In the same book LaHaye states that the Christian Right slowed the Illuminati attack on America by electing Ronald Reagan. Both LaHaye and Robertson link the Illuminati control of American democracy with culture war issues such as abortion, women’s rights, LGBTQI rights, and the control of liberalism through over-taxation and exorbitant government spending. Both religious leaders also link the Illuminati with the demise of Christianity in America and call to their followers to stop this movement by voting for conservatives who support Christianity and their stance on culture war issues.
Just as the demise of Christianity within America is linked to government policy, so too are conspiratorial controls over the democratic system in the country. Government policy in support of culture war issues are signs of the progression of a “global power structure” that will end Christianity in America, and through the lens of millennialism bring forth the ultimate battle between good and evil.
The mainstreaming of the idea that we’re on the precipice of the ultimate battle between good and evil came with Wikileaks’ “Spirit Dinner” tweet alleging that Clinton’s campaign chair, John Podesta was invited to a satanic “Spirit Dinner” where human blood, breast milk and semen would be included in the meal. Wikileaks, and the media response to this accusation, brought forward the conspiratorial link to Hillary Clinton working for Evil, and Donald Trump as the hero for Good.
The linking of conspiracies, faith, and radical political views provides a form of cognitive mapping for those who have long battled against culture war issues and a have a feeling of being the victim of religious persecution or disenfranchisement through the changing public sphere and democratic rule. For many, the signs of Illuminati progress are equal to the signs of a coming end times scenario.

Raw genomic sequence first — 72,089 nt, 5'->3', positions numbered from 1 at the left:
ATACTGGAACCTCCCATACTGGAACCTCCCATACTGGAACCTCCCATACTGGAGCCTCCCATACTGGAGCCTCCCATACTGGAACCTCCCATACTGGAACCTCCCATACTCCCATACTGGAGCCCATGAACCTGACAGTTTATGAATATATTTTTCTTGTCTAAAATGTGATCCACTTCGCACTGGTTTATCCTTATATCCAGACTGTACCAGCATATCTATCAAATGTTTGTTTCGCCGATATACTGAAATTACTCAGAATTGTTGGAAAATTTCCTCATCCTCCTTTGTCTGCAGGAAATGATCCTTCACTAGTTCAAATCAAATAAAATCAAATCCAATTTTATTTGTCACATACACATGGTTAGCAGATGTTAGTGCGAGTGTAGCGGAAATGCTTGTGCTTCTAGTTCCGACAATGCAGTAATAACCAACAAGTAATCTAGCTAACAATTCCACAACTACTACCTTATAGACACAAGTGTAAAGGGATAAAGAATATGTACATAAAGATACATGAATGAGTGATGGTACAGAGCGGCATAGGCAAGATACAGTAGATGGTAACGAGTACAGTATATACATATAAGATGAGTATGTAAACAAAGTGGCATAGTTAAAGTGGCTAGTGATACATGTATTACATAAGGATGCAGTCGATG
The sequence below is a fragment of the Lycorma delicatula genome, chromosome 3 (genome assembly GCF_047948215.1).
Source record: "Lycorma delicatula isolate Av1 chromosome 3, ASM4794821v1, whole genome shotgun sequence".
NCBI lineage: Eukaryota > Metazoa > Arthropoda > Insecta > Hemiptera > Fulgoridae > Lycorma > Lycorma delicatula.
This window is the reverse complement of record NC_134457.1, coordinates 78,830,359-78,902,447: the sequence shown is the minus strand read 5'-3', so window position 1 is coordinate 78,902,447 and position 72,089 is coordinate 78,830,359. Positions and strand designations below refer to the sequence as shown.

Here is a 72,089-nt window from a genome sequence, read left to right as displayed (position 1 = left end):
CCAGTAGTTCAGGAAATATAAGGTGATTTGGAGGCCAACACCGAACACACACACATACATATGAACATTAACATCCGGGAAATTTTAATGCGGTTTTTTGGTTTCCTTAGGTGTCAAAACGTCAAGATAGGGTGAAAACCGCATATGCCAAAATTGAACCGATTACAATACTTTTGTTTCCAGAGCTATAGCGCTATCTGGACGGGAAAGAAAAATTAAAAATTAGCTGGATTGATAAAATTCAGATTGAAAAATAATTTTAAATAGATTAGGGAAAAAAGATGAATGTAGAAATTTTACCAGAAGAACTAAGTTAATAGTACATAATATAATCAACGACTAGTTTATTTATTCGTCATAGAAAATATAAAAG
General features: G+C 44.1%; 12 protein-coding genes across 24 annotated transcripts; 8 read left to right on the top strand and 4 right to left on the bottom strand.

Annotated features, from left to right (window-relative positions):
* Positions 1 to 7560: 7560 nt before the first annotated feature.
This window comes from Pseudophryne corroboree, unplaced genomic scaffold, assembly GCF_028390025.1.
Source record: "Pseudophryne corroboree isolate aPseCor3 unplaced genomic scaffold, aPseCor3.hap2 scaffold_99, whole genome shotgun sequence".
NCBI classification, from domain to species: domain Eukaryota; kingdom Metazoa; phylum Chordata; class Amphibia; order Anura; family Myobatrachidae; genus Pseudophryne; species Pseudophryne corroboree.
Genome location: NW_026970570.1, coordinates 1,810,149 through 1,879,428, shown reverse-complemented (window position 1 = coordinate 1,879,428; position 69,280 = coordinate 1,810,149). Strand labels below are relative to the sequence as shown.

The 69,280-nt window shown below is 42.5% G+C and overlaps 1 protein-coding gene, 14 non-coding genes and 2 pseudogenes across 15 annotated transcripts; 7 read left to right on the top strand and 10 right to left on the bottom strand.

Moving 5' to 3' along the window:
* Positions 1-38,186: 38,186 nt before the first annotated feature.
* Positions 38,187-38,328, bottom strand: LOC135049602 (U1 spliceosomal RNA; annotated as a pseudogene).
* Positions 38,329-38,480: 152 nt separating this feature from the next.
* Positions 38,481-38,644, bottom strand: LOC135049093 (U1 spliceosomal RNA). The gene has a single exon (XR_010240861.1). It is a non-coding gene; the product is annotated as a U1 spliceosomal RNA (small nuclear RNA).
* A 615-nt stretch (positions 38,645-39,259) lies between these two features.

There is a bridging of sorts that occurs between religion and conspiracy. When prayer and belief are “not enough” to stop the wave of “liberalism” in society, there needs to be another rationale for the continued persecution of conservative religious culture issues such as reproductive rights and LGBT rights. For many, conspiracy provides an antidote to the sensation that their worldview, including values and morals, is collapsing around them.
The world is challenging and changing its value systems, making the world seem unpredictable and meaningless. Creating a “global power structure,” no matter what form this may take, provides a way to cope with the situation by providing hope in the form of a clear and discrete target. The oppressors will be defeated, there will be peace for those who have suffered, and punishment for those responsible. These are the emotions and fears that Trump plays upon with his supporters.
The presentation of conspiracies at the rallies, through social media and mainstream news, give voice to what his supporters have long believed. Trump brings their fears and their beliefs to the mainstream. Often dismissed and mocked, those who hold conspiracy theories now have a champion who not only delivers their warnings and fears to the general public, but also helps to sustain those fears through the introduction of new conspiracy theories easily linked to those already held. Trump provides legitimacy and he’s a conduit to the “truth” for unbelievers.
Fundamental to these theories is the concept of social heroism. Those who have felt disenfranchised for their religious and/or conspiratorial beliefs are often dismissed outside of their own social groups. When Clinton referred to them as a “basket of deplorables” she reinforced their isolation and many have chosen to celebrate their new identity. These individuals are warriors for God, country and family against values that do not reflect their religious beliefs and their understanding of American society.
The democratic laws of America are created by human minds, the powers, who oppose all they stand for. Fundamentally it’s easier to understand this controlling entity as being comprised of humans bent on the destruction of all that is good and right. As Roger O. Friedland wrote recently on RD “Trump may not be a Christian warrior [but] he is a warrior for Christ,” Trump too is a warrior for those social heroes who are fighting against the “global power structure” to save God, country and family through the ballot box.